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Special Communication
October 15, 2014

Climate ChangeChallenges and Opportunities for Global Health

Author Affiliations
  • 1Global Health Institute, Madison, Wisconsin
  • 2Nelson Institute for Environmental Studies, University of Wisconsin, Madison
  • 3Department of Population Health Sciences, University of Wisconsin, Madison
  • 4School of Public Health, University of Washington, Seattle
  • 5Department of Atmospheric/Oceanic Sciences, University of Wisconsin, Madison
  • 6Nelson Institute, Center for Climatic Research, University of Wisconsin, Madison
  • 7Department of Social and Environmental Health Research, London School of Hygiene & Tropical Medicine, London, England
  • 8Department of Population Health, London School of Hygiene & Tropical Medicine, London, England
JAMA. 2014;312(15):1565-1580. doi:10.1001/jama.2014.13186
Abstract

Importance  Health is inextricably linked to climate change. It is important for clinicians to understand this relationship in order to discuss associated health risks with their patients and to inform public policy.

Objectives  To provide new US-based temperature projections from downscaled climate modeling and to review recent studies on health risks related to climate change and the cobenefits of efforts to mitigate greenhouse gas emissions.

Data Sources, Study Selection, and Data Synthesis  We searched PubMed and Google Scholar from 2009 to 2014 for articles related to climate change and health, focused on governmental reports, predictive models, and empirical epidemiological studies. Of the more than 250 abstracts reviewed, 56 articles were selected. In addition, we analyzed climate data averaged over 13 climate models and based future projections on downscaled probability distributions of the daily maximum temperature for 2046-2065. We also compared maximum daily 8-hour average ozone with air temperature data taken from the National Oceanic and Atmospheric Administration, National Climate Data Center.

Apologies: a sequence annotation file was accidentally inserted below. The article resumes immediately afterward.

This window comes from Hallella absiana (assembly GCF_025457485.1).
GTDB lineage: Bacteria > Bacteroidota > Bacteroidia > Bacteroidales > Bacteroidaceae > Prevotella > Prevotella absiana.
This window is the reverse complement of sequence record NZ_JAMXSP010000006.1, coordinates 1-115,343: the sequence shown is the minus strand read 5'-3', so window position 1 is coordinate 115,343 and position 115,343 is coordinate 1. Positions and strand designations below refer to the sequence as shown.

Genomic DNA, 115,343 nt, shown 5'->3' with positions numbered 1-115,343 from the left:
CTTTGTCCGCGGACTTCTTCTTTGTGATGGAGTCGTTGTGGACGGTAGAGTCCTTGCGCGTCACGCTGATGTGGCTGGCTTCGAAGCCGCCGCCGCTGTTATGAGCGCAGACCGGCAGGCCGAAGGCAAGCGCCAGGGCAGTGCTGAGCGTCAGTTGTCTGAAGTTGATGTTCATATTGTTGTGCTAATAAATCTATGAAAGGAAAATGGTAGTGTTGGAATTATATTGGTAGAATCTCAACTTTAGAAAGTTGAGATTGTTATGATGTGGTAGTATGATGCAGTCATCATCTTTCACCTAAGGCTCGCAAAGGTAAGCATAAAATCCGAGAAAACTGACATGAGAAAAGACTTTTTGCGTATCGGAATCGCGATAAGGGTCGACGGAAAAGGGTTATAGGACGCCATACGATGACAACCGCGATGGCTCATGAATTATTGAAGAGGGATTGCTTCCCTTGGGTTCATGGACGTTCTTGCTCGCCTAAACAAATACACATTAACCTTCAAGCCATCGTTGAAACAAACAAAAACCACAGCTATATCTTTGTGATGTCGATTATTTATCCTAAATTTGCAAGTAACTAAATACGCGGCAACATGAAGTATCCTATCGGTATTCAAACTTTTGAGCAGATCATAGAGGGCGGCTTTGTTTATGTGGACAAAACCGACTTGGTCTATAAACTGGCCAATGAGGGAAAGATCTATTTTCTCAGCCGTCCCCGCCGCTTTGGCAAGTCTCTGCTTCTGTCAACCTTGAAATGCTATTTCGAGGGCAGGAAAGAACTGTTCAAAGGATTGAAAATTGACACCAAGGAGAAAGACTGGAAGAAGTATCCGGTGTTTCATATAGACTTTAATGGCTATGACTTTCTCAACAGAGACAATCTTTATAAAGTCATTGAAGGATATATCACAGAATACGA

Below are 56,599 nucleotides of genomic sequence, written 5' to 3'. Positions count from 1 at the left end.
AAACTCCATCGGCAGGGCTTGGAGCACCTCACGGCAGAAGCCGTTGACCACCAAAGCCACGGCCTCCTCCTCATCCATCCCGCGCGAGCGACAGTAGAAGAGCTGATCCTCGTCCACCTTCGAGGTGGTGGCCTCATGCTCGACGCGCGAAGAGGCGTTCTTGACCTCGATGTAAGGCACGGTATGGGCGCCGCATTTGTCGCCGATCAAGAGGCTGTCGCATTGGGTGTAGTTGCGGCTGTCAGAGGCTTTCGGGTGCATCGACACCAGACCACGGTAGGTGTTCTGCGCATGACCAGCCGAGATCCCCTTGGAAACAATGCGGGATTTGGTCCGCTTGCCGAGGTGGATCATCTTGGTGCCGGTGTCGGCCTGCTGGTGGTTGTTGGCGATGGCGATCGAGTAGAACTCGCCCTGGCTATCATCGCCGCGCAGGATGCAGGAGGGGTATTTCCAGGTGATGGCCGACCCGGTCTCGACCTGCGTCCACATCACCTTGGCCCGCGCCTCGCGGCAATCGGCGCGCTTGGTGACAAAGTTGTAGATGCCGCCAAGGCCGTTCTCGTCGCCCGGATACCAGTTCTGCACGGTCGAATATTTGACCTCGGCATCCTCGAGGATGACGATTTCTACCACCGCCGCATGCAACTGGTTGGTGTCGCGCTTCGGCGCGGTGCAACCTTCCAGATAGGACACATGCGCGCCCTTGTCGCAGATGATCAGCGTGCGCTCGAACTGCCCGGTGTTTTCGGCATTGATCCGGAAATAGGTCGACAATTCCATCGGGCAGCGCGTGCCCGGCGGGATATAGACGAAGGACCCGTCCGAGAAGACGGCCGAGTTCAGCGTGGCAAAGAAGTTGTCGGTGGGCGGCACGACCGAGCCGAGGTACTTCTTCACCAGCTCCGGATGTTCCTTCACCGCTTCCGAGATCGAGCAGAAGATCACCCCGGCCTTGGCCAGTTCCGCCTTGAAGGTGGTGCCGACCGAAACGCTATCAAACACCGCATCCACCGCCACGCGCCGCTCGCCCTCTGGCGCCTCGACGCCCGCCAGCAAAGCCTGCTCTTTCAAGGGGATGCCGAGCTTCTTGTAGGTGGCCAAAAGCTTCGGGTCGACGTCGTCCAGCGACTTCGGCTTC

Results  By 2050, many US cities may experience more frequent extreme heat days. For example, New York and Milwaukee may have 3 times their current average number of days hotter than 32°C (90°F). High temperatures are also strongly associated with ozone exceedance days, for example, in Chicago, Illinois. The adverse health aspects related to climate change may include heat-related disorders, such as heat stress and economic consequences of reduced work capacity; respiratory disorders, including those exacerbated by air pollution and aeroallergens, such as asthma; infectious diseases, including vectorborne diseases and waterborne diseases, such as childhood gastrointestinal diseases; food insecurity, including reduced crop yields and an increase in plant diseases; and mental health disorders, such as posttraumatic stress disorder and depression, that are associated with natural disasters. Substantial health and economic cobenefits could be associated with reductions in fossil fuel combustion. For example, greenhouse gas emission policies may yield net economic benefit, with health benefits from air quality improvements potentially offsetting the cost of US and international carbon policies.

Conclusions and Relevance  Evidence over the past 20 years indicates that climate change can be associated with adverse health outcomes. Health care professionals have an important role in understanding and communicating the related potential health concerns and the cobenefits from policies to reduce greenhouse gas emissions.

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